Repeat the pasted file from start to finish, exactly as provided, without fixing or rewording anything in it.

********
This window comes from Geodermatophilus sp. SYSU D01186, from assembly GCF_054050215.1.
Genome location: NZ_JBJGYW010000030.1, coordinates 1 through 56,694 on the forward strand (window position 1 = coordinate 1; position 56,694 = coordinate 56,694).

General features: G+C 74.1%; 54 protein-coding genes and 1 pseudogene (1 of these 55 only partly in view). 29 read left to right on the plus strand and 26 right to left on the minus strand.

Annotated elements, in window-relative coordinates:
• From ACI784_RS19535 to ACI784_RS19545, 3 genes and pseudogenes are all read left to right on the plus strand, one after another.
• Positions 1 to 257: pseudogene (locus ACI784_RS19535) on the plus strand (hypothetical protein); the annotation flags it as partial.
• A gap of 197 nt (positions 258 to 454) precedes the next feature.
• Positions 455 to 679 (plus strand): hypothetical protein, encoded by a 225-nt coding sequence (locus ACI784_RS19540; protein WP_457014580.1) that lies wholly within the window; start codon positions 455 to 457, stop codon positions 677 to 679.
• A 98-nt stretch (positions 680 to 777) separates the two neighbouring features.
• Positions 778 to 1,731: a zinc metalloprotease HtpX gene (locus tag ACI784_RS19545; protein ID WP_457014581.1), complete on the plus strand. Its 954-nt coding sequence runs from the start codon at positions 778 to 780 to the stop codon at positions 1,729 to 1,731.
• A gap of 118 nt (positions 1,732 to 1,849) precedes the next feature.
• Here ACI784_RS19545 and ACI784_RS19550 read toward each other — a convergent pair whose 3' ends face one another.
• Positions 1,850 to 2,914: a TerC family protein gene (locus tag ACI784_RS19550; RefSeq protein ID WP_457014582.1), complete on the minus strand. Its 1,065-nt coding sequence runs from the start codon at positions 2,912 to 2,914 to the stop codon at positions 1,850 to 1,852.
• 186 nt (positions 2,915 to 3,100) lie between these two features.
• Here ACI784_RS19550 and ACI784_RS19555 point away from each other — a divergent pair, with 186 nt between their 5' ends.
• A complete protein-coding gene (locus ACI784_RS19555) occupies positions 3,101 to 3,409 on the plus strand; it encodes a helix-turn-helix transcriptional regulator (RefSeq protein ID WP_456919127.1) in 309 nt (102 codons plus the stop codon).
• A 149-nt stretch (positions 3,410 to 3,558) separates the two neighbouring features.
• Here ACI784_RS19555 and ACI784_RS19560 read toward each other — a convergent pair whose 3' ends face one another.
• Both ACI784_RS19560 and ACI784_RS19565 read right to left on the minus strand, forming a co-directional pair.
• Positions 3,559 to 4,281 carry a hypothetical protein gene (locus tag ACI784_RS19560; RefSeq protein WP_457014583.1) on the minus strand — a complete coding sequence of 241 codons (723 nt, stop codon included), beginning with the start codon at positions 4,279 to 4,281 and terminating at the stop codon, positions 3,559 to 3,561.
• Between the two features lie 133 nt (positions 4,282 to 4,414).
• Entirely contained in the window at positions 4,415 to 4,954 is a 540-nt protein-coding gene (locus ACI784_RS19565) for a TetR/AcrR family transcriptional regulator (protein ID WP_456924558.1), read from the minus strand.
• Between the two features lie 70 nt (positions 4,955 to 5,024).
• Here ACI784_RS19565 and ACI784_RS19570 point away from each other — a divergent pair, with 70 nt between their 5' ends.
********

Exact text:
This window comes from Geodermatophilus sp. SYSU D01186, from assembly GCF_054050215.1.
Genome location: NZ_JBJGYW010000030.1, coordinates 1 through 56,694 on the forward strand (window position 1 = coordinate 1; position 56,694 = coordinate 56,694).

General features: G+C 74.1%; 54 protein-coding genes and 1 pseudogene (1 of these 55 only partly in view). 29 read left to right on the plus strand and 26 right to left on the minus strand.

Annotated elements, in window-relative coordinates:
• From ACI784_RS19535 to ACI784_RS19545, 3 genes and pseudogenes are all read left to right on the plus strand, one after another.
• Positions 1 to 257: pseudogene (locus ACI784_RS19535) on the plus strand (hypothetical protein); the annotation flags it as partial.
• A gap of 197 nt (positions 258 to 454) precedes the next feature.
• Positions 455 to 679 (plus strand): hypothetical protein, encoded by a 225-nt coding sequence (locus ACI784_RS19540; protein WP_457014580.1) that lies wholly within the window; start codon positions 455 to 457, stop codon positions 677 to 679.
• A 98-nt stretch (positions 680 to 777) separates the two neighbouring features.
• Positions 778 to 1,731: a zinc metalloprotease HtpX gene (locus tag ACI784_RS19545; protein ID WP_457014581.1), complete on the plus strand. Its 954-nt coding sequence runs from the start codon at positions 778 to 780 to the stop codon at positions 1,729 to 1,731.
• A gap of 118 nt (positions 1,732 to 1,849) precedes the next feature.
• Here ACI784_RS19545 and ACI784_RS19550 read toward each other — a convergent pair whose 3' ends face one another.
• Positions 1,850 to 2,914: a TerC family protein gene (locus tag ACI784_RS19550; RefSeq protein ID WP_457014582.1), complete on the minus strand. Its 1,065-nt coding sequence runs from the start codon at positions 2,912 to 2,914 to the stop codon at positions 1,850 to 1,852.
• 186 nt (positions 2,915 to 3,100) lie between these two features.
• Here ACI784_RS19550 and ACI784_RS19555 point away from each other — a divergent pair, with 186 nt between their 5' ends.
• A complete protein-coding gene (locus ACI784_RS19555) occupies positions 3,101 to 3,409 on the plus strand; it encodes a helix-turn-helix transcriptional regulator (RefSeq protein ID WP_456919127.1) in 309 nt (102 codons plus the stop codon).
• A 149-nt stretch (positions 3,410 to 3,558) separates the two neighbouring features.
• Here ACI784_RS19555 and ACI784_RS19560 read toward each other — a convergent pair whose 3' ends face one another.
• Both ACI784_RS19560 and ACI784_RS19565 read right to left on the minus strand, forming a co-directional pair.
• Positions 3,559 to 4,281 carry a hypothetical protein gene (locus tag ACI784_RS19560; RefSeq protein WP_457014583.1) on the minus strand — a complete coding sequence of 241 codons (723 nt, stop codon included), beginning with the start codon at positions 4,279 to 4,281 and terminating at the stop codon, positions 3,559 to 3,561.
• Between the two features lie 133 nt (positions 4,282 to 4,414).
• Entirely contained in the window at positions 4,415 to 4,954 is a 540-nt protein-coding gene (locus ACI784_RS19565) for a TetR/AcrR family transcriptional regulator (protein ID WP_456924558.1), read from the minus strand.
• Between the two features lie 70 nt (positions 4,955 to 5,024).
• Here ACI784_RS19565 and ACI784_RS19570 point away from each other — a divergent pair, with 70 nt between their 5' ends.